How many working Andalusians does it take to keep a fellow-countryman on the dole?

More than some people think.

The Pearly Gates to this year's Seville Fair. St Peter has nipped off for a sherry. <a href=''>CC from Wikimedia Commons</a>.

The Pearly Gates to this year's Seville Fair. St Peter has nipped off for a sherry. CC from Wikimedia Commons.

Some friends had a wonderful time at the Feria de Abril but came back amazed that for every person working in Sevilla there seemed to be another apparently able-bodied person doing nothing. I tested their hypothesis against the new INE unemployment stats, and in fact the ratio (final column) is slightly more than 2:1 in Andalusia, as against more than 5:1 in the Basque Country:

Is Andalusia more hard-working as a whole than the home of the regional administration? How many of the “employed” are only formally on the books, for social security or other reasons? Etc etc. Of course I haven’t got the faintest.

If Greece doesn’t cause the IMF to implode, they will presumably eventually turn their attention to Spain and we may discover interesting stuff like what happens to the figures if you include the substantial black economy, whereunder the intriguing practice of sharing fiscal numbers. I suspect that the picture won’t be be vastly different–grosso modo Madrid is your best bet (the Basque Country trails even Andalusia on employment-to-population), and stay the hell away from Extremadura.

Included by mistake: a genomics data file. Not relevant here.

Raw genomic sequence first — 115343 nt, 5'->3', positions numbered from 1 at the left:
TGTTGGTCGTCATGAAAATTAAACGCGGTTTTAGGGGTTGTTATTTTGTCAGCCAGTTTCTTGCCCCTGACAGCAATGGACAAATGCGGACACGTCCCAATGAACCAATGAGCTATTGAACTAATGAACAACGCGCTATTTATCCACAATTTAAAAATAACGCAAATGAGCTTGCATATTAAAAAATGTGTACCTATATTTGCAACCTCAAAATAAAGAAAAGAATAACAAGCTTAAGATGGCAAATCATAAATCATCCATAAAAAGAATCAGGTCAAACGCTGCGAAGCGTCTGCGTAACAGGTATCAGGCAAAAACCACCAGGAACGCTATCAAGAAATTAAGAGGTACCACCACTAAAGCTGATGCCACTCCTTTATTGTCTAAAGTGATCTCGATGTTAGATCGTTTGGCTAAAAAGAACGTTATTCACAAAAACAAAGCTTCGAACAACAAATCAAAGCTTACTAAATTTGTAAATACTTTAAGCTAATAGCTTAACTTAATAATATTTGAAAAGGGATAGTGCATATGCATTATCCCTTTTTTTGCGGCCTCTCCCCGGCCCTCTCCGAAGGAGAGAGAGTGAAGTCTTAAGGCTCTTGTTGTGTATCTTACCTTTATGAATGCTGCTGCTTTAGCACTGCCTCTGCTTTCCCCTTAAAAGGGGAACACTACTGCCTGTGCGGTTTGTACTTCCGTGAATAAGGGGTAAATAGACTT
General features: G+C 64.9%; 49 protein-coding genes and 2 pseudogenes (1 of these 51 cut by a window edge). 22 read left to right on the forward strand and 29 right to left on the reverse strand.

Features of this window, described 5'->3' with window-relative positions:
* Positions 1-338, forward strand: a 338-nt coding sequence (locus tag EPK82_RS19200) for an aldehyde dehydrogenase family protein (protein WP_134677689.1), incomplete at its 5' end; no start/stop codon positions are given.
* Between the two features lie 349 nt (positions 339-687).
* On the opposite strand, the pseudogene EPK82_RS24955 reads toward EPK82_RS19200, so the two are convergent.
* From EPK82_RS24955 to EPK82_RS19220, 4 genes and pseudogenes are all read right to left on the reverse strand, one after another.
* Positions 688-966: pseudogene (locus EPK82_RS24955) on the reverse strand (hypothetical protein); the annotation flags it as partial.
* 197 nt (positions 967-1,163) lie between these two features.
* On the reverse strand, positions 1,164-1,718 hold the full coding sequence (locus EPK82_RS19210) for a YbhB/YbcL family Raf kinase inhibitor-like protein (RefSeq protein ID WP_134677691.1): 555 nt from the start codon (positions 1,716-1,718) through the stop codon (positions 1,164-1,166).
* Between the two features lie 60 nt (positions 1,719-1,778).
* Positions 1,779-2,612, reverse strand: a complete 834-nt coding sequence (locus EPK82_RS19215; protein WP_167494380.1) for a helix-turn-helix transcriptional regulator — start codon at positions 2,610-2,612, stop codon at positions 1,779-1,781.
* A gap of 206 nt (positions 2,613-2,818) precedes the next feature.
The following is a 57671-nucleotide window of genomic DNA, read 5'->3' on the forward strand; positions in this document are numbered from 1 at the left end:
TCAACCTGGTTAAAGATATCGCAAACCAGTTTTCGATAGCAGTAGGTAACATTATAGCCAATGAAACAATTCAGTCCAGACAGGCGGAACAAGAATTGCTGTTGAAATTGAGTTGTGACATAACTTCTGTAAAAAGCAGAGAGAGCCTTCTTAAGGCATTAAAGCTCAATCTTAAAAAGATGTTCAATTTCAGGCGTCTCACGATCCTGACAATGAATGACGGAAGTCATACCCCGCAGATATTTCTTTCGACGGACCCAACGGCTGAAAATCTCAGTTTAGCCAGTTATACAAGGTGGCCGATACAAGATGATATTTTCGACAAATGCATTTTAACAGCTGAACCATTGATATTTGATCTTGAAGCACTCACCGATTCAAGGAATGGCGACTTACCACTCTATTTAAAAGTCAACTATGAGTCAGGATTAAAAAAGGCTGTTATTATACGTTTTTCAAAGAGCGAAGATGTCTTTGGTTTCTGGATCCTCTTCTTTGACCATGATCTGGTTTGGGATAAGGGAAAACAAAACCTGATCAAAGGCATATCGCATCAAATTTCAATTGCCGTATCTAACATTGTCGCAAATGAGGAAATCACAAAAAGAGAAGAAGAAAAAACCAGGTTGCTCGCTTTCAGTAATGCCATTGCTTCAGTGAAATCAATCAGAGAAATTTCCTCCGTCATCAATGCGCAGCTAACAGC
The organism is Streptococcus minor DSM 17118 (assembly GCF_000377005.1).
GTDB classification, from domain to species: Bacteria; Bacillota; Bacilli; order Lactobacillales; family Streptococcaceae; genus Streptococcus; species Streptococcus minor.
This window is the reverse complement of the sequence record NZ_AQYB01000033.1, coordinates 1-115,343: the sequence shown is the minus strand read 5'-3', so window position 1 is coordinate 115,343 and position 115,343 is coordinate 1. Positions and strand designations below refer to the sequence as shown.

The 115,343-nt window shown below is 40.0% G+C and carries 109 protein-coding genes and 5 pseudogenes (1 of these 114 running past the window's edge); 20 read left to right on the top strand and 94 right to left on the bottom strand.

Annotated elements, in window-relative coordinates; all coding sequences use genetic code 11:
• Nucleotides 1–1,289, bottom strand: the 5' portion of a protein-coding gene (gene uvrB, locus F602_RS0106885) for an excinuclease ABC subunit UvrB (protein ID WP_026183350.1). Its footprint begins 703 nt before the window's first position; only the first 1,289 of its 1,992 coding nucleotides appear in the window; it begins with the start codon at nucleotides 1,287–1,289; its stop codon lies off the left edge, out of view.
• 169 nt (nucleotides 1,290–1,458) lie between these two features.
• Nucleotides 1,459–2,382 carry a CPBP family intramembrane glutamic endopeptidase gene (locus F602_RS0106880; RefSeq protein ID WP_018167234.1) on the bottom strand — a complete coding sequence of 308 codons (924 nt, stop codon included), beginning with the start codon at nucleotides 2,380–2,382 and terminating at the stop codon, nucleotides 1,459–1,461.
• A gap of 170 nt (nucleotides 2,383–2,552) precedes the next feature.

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  1. A Catalan founded the Feria de Abril that is the best event in Seville. It is a disaster that the Andalusians are now running Catalunya.

  2. So what happened to all those Catalan merchants who thronged through the country after 1714? And isn’t it true that the decline of Catalonia vis-à-vis Madrid dates from long before Montilla, as well as long after Franco?

  3. Please note unemployment rate is only below 15% in:
    – Basque Country & Navarra (which have Concierto Economico)
    – Cantabria (which receives an unjustified amount of funds from the net givers – Catalonia, Balears, Madrid – even when its distance to the mean is not dramatic – as would be the case of Andalusia & Extremadura)

  4. So you too would like the removal of crazy medieval shit like the Concierto Económico, so that Basques and Navarrans will pay taxes on the same basis as other Spanish citizens? The massive cuts in public spending that the government (or the IMF on its behalf) will have to announce soon will have to involve radical pruning of the duplicative bureaucracy that has grown up in the autonomies, and I can’t think of a better place to start than this. Not just now, anyway.

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